NASA’s Aerospace Safety Advisory Panel (ASAP) was established in 1968 in the aftermath of the Apollo 1 fire to evaluate NASA’s safety performance and advise the agency on improvement strategies. ASAP is required by the US Congress to submit an annual report to examine NASA’s safety culture as well as compliance with the Columbia Accident Investigation Board recommendations. ASAP’s 2011 report was released on January 25.
“The pursuit of great reward often comes hand in hand with great risk, so it has always been with explorers,” said panel Chairman Joseph W. Dyer. “So naturally, it was the panel’s duty to ask, ‘How safe is safe enough?’ We didn’t answer that question, but we did point to areas where that question may not produce the level of safety the panel expects and requires.”
The report focuses attention on funding and acquisition strategies for the Commercial Crew Program, which this year switched from using Federal Acquisition Regulations (FAR) based contracts to Space Agreement Acts (SAA). The FAR contracts allow NASA to mandate that specific requirements – such as crew safety – be met, whereas under a SAA arrangement, NASA can encourage such compliance but not mandate it. Selection of the SAA approach significantly cuts oversight costs for NASA. The US Government Accountability Office had criticized a plan by NASA to return to the FAR contract system in late 2011, noting that “NASA’s ability to execute its approach as currently planned is unlikely,” given current funding levels from Congress.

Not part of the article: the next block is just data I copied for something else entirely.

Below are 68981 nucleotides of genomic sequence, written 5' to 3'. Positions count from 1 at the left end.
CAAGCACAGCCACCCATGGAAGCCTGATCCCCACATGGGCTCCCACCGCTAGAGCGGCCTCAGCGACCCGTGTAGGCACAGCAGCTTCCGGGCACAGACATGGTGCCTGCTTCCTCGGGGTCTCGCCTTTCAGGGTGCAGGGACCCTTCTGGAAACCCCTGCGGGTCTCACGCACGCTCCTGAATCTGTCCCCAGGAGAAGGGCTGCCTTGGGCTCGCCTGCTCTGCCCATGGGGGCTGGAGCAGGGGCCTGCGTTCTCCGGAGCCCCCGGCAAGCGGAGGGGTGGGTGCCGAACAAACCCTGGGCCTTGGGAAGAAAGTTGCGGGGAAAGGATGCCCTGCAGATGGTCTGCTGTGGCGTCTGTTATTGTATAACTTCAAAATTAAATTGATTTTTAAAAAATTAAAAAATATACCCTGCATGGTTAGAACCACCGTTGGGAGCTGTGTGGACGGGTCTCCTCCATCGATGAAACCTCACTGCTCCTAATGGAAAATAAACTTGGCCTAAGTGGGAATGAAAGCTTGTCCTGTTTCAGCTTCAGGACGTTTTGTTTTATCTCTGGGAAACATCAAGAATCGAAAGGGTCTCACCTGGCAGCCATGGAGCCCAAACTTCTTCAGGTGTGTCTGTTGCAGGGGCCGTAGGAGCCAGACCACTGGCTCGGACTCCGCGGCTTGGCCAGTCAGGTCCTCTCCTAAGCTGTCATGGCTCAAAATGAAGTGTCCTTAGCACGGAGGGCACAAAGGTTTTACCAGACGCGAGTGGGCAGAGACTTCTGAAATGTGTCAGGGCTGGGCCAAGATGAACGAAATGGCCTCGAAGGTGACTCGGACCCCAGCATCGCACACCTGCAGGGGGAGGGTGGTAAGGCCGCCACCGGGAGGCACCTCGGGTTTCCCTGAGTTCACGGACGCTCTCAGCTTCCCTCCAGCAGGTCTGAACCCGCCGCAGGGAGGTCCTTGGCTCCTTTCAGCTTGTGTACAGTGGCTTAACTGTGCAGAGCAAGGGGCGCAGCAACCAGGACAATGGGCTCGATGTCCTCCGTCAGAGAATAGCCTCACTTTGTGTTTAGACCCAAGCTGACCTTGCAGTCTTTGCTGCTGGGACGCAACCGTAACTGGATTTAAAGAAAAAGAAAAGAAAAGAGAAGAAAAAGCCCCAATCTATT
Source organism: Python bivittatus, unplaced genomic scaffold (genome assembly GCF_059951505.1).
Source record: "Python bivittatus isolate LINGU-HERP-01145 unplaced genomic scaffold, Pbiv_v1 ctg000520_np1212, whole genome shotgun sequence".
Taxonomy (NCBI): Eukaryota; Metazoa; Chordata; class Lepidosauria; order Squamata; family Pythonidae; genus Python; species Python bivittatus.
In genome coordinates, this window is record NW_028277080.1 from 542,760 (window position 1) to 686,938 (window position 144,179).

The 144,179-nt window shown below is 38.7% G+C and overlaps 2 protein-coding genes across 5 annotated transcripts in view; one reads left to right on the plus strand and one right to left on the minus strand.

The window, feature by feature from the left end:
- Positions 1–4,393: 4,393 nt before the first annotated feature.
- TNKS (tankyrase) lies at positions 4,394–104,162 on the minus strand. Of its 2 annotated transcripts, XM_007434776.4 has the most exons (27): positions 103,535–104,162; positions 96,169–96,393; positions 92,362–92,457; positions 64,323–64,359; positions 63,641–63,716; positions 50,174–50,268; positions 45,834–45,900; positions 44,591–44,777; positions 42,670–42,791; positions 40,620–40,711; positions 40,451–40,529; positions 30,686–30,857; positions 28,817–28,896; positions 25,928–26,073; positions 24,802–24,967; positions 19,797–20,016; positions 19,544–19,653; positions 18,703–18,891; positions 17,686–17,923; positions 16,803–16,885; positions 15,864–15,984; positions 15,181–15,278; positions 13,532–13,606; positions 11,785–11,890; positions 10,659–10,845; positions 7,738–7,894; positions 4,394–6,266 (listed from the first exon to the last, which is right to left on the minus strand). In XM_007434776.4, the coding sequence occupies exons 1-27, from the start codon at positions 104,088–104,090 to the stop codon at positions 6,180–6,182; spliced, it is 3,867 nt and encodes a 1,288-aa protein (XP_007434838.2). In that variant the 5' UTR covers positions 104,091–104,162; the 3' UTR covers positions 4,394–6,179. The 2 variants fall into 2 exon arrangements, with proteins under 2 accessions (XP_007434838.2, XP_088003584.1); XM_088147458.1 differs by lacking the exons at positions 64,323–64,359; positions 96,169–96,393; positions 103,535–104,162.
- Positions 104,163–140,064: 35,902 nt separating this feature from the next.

ASAP’s report also discusses NASA’s Space Launch System, the re-entry plan for ISS after decommissioning, and NASA’s alcohol use and testing policy. ASAP gathers information from direct observation of NASA facilities as well as holding public fact-finding meetings.
Download the full report here.